Python | Ellipse, Pie Charts, Tables and Scatter Plot in Matplotlib

by Prateek Kashyap
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Python | Ellipse, Pie Charts, Tables and Scatter Plot in Matplotlib

Ellipses in Matplotlib

In support of the mission Phoenix to Mars (which used Motplotlib to display ground tracking of spacecraft).Michael Droettboom built on work by Charlie Mood to provide elliptical arcs with an extremely precise 8-spline approximation (see Arc).which are insensitive to zoom level.

import matplotlib.pyplot as plt 
import numpy as np 
from matplotlib.patches import Ellipse
 
# Fixing random stole for reproducibility 
np.random.seed(19680801)
 
NUM = 250
 
ells =[Ellipse(xy=np.random.rand(2) * 10,
          width=np.random.rand(), height=np.random.rand(), 
          angle=np.random.rand() * 360) 
           for i in range(NUM)] 
fig, ax = plt.subplots(subplot_kw={'aspect': 'equal'}) 
for e in ells: 
       ax.add_artist(e) 
       e.set_clip_box(ax.bbox) 
       e.set_alpha(np.random.rand())  
       e.set_facecolor(np.random.rand(3)) 
 
ax.set_xlim(0,10)
ax.set_ylim(0,10) 
plt.show() 

Output:

Ellipses in Matplotlib
Ellipses in Matplotlib

Pie Charts in Matplotlib

You can generate pie charts using the pie() function. Auto-Labeling the percentage of area includes optional features. Exploding one or more wedges and a shadow effect from the middle of the pie. Take a close look at the code attached. Which in just a few lines of code generates this figure.

import matplotlib.pyplot as plt 
# Pie chart,where the slices are ordered and counter-ctockwise plotted:
labels = 'Frogs', 'Hogs', 'Dogs', 'Logs' 
sizes = [20, 35, 30 ,15]
explode = (0, 0.1, 0, 0) # The 2nd slice (i.e. 'Hogs') just "explode"

fig1, ax1= plt.subplots() 
ax1.pie(sizes, explode=explode, labels=labels, autopct='%1.1f%%', shadow=True, startangle=90) 
axl.axis('equal')  # The equal aspect ratio guarantees the drawing of the pie as a circle.
plt.show() 

Output:

Pie Chart in Matplotlib
Pie Chart in Matplotlib

Tables in Matplotlib

import numpy as np
import matplotlib.pyplot as plt


data = [[ 65486, 174296,  75131, 577908,  32015],[ 58480, 381139,  78045,  99308, 160454],
[ 89135,  80552, 152558, 497981, 603535],[ 78415,  81238, 150656, 193763,  69638],
[139361, 331509, 343164, 785480,  52269]]

columns = ('Freeze', 'Wind', 'Flood', 'Quake', 'Hail')
rows = ['%d year' % x for x in (100, 50, 25, 15, 5)]

values = np.arange(0, 2500, 500)
value_increment = 1000

# Get some pastel shades for the colors
colors = plt.cm.BuPu(np.linspace(0, 0.5, len(rows)))
n_rows = len(data)

index = np.arange(len(columns)) + 0.3
bar_width = 0.4

# For the stacked bar chart, initialise the vertical-offset.
y_offset = np.zeros(len(columns))

# Plot bars and build table text labels
cell_text = []
for row in range(n_rows):
    plt.bar(index, data[row], bar_width, bottom=y_offset, color=colors[row])
    y_offset = y_offset + data[row]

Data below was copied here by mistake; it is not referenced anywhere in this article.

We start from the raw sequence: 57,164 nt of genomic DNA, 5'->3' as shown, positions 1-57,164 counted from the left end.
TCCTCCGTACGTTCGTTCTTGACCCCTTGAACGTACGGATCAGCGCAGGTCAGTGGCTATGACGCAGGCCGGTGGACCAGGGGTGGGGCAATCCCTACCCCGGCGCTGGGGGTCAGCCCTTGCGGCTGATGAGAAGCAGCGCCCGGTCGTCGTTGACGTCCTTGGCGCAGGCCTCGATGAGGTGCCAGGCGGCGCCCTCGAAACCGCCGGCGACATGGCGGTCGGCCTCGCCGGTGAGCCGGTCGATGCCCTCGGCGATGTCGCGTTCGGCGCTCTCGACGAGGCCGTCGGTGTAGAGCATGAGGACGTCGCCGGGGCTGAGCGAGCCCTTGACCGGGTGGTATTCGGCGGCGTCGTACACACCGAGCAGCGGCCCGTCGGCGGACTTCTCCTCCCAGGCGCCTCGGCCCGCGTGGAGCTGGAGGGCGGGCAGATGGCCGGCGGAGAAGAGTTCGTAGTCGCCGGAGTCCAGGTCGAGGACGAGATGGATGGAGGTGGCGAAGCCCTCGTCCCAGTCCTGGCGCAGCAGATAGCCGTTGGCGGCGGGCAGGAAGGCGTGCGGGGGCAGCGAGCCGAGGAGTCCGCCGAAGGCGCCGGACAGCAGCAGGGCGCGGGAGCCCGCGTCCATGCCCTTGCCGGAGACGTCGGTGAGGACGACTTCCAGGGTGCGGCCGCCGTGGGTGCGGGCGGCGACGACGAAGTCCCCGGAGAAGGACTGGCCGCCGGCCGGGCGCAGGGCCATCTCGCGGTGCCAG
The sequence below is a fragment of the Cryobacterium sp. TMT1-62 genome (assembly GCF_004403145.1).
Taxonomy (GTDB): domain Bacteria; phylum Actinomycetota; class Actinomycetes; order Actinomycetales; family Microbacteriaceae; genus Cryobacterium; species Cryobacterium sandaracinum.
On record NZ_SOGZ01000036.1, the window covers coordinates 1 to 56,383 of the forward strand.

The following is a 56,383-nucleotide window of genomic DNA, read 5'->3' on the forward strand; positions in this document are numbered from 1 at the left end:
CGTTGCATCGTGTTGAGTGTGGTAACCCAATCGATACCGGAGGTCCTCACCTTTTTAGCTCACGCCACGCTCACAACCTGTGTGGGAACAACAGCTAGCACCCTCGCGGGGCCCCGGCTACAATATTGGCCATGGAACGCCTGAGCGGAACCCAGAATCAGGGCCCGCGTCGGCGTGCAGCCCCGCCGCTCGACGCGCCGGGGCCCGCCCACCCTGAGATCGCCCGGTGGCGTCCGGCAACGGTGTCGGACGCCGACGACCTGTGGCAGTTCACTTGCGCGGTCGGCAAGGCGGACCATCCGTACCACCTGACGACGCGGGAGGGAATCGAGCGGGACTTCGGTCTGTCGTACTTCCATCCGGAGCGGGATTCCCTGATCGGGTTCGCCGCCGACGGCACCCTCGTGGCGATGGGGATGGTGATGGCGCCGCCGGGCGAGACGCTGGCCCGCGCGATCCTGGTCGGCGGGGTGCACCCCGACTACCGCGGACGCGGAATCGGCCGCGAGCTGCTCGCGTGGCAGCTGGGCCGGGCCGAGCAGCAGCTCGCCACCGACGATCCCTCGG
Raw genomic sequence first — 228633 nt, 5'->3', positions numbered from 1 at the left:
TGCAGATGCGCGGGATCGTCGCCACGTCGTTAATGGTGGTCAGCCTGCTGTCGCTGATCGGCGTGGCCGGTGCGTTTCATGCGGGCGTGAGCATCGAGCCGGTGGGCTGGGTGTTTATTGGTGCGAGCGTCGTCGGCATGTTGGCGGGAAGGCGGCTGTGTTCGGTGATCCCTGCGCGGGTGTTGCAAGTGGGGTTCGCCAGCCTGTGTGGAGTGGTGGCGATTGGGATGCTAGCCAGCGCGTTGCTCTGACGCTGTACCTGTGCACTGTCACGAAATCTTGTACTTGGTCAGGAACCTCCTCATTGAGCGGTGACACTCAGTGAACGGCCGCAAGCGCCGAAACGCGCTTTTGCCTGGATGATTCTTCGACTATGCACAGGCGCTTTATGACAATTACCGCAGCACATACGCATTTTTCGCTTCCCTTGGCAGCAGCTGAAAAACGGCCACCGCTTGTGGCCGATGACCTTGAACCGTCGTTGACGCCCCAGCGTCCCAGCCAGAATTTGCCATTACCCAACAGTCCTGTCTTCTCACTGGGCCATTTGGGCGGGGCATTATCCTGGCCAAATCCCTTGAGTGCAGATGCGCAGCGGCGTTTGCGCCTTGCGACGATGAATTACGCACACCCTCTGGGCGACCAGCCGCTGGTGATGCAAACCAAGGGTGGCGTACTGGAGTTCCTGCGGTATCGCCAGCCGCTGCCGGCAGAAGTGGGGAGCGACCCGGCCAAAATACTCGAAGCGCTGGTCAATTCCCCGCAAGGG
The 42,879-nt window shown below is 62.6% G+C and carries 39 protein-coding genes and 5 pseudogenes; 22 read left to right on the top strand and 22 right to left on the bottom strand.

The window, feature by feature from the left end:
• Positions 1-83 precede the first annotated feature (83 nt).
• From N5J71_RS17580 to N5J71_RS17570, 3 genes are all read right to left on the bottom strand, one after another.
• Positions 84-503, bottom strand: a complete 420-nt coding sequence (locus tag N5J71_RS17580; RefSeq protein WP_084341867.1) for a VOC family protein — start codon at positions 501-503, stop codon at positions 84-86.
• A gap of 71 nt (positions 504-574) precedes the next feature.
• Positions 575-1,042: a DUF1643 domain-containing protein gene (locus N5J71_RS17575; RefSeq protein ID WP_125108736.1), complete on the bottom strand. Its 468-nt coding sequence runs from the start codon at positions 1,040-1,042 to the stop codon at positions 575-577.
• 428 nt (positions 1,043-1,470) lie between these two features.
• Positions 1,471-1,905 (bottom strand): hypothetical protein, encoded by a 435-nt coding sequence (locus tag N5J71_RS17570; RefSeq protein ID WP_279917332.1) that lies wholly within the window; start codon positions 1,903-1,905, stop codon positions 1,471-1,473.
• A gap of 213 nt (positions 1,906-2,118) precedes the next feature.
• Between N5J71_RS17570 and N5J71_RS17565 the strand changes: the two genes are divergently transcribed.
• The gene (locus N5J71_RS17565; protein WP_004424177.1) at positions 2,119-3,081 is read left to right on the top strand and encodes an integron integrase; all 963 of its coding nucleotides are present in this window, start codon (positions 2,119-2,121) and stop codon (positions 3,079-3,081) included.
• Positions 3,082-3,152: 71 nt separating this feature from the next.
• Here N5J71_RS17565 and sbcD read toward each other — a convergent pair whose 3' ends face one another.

cell_text.append(['%1.2f' % (x / 1000.0) for x in y_offset])
# To show the last value at the top, reverse the colours and text labels.
colors = colors[::-1]
cell_text.reverse()

# At the bottom of the axis, add a table
the_table = plt.table(cellText=cell_text,
                      rowLabels=rows,
                      rowColours=colors,
                      colLabels=columns,
                      loc='bottom')

# To make space for the table, adjust the layout:
plt.subplots_adjust(left=0.2, bottom=0.2)

plt.ylabel("Loss in ${0}'s".format(value_increment))
plt.yticks(values * value_increment, ['%d' % val for val in values])
plt.xticks([])
plt.title('Loss by Disaster')

plt.show()

Output:

Tables in Matplotlib
Tables in Matplotlib

Scatter Plot in Matplotlib

The scatter() function renders a scatter plot with (optional) size and color arguments. This example charts shifts in Google’s stock price with marker sizes representing the trading volume and colors differ, with time. Here, the alpha attribute is used to render semitransparent circle markers.

import numpy as np
import matplotlib.pyplot as plt
import matplotlib.cbook as cbook

# Load an array of numpy records from Yahoo csv data with date fields, open, close,
# volume, adj_close from the mpl-data/example directory. The record array
# In the date column, store the date as np.datetime64 with a day unit ('D').
price_data = (cbook.get_sample_data('goog.npz', np_load=True)['price_data']
              .view(np.recarray))
price_data = price_data[-250:]  # Get the most recent 250 days of trading
delta1 = np.diff(price_data.adj_close) / price_data.adj_close[:-1]

# Marker size in units of points^2
volume = (15 * price_data.volume[:-2] / price_data.volume[0])**2
close = 0.0031 * price_data.close[:-2] / 0.0031 * price_data.open[:-2]

fig, ax = plt.subplots()
ax.scatter(delta1[:-1], delta1[1:], c=close, s=volume, alpha=0.5)

ax.set_xlabel(r'$\Delta_i$', fontsize=15)
ax.set_ylabel(r'$\Delta_{i+1}$', fontsize=15)
ax.set_title('Volume and percent change')

ax.grid(True)
fig.tight_layout()

plt.show()

Output:

Python | Ellipse, Pie Charts, Tables and Scatter Plot in Matplotlib
Scatter plot in Matplotlib

Hope you enjoyed this article on Ellipse, Pie Charts, Tables and Scatter Plot in Matplotlib,Happy Programming 🙂

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